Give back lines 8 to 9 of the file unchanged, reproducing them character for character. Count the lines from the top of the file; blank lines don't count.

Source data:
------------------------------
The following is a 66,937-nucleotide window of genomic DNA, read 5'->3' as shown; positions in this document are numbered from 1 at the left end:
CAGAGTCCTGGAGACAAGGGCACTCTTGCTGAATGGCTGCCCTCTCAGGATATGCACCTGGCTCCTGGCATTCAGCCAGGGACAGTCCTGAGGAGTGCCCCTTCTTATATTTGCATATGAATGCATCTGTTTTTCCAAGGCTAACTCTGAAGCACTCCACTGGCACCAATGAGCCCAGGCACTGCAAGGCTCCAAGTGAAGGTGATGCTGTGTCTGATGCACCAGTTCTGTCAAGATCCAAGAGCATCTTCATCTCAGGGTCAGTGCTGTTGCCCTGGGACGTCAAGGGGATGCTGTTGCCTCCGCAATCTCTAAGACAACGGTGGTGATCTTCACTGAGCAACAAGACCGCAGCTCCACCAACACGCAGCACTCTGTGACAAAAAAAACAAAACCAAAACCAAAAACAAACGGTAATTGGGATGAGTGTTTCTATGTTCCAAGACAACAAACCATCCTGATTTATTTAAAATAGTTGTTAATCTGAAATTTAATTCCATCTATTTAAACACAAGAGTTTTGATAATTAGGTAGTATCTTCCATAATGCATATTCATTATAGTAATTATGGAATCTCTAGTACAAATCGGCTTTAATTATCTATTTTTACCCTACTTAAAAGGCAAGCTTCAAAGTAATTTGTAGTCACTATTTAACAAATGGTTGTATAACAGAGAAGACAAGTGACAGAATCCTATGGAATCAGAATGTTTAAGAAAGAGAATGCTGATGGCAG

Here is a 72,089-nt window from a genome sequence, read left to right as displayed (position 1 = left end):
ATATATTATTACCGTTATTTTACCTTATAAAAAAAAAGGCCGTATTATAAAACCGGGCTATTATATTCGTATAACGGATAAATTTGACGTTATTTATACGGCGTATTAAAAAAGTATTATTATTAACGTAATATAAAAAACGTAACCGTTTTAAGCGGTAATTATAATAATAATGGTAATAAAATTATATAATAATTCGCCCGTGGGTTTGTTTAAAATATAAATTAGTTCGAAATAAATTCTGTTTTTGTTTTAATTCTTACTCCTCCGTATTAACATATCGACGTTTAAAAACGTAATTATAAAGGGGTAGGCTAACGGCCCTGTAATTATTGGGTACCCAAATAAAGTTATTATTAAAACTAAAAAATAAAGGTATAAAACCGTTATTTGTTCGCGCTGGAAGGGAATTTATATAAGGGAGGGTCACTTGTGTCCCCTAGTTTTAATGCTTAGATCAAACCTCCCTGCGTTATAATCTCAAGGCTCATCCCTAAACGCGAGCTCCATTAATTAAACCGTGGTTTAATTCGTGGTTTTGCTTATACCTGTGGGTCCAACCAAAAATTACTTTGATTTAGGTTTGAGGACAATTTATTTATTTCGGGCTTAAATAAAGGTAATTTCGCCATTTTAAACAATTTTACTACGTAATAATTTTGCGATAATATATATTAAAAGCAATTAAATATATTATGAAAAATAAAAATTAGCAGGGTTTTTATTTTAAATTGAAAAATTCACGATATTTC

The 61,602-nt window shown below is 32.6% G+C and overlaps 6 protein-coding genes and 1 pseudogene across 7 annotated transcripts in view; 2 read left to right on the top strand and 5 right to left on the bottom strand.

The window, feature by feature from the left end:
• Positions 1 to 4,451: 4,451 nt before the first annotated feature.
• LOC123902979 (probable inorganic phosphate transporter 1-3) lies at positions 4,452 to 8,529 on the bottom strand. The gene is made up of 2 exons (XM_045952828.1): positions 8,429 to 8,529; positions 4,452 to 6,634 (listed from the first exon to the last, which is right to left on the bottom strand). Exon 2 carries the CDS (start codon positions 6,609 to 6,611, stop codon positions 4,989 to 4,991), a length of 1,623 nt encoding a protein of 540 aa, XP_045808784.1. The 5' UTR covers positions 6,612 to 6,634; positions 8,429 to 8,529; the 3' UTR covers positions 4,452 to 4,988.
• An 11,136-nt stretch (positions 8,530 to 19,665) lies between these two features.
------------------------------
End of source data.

• LOC123902979 (probable inorganic phosphate transporter 1-3) lies at positions 4,452 to 8,529 on the bottom strand. The gene is made up of 2 exons (XM_045952828.1): positions 8,429 to 8,529; positions 4,452 to 6,634 (listed from the first exon to the last, which is right to left on the bottom strand). Exon 2 carries the CDS (start codon positions 6,609 to 6,611, stop codon positions 4,989 to 4,991), a length of 1,623 nt encoding a protein of 540 aa, XP_045808784.1. The 5' UTR covers positions 6,612 to 6,634; positions 8,429 to 8,529; the 3' UTR covers positions 4,452 to 4,988.
• An 11,136-nt stretch (positions 8,530 to 19,665) lies between these two features.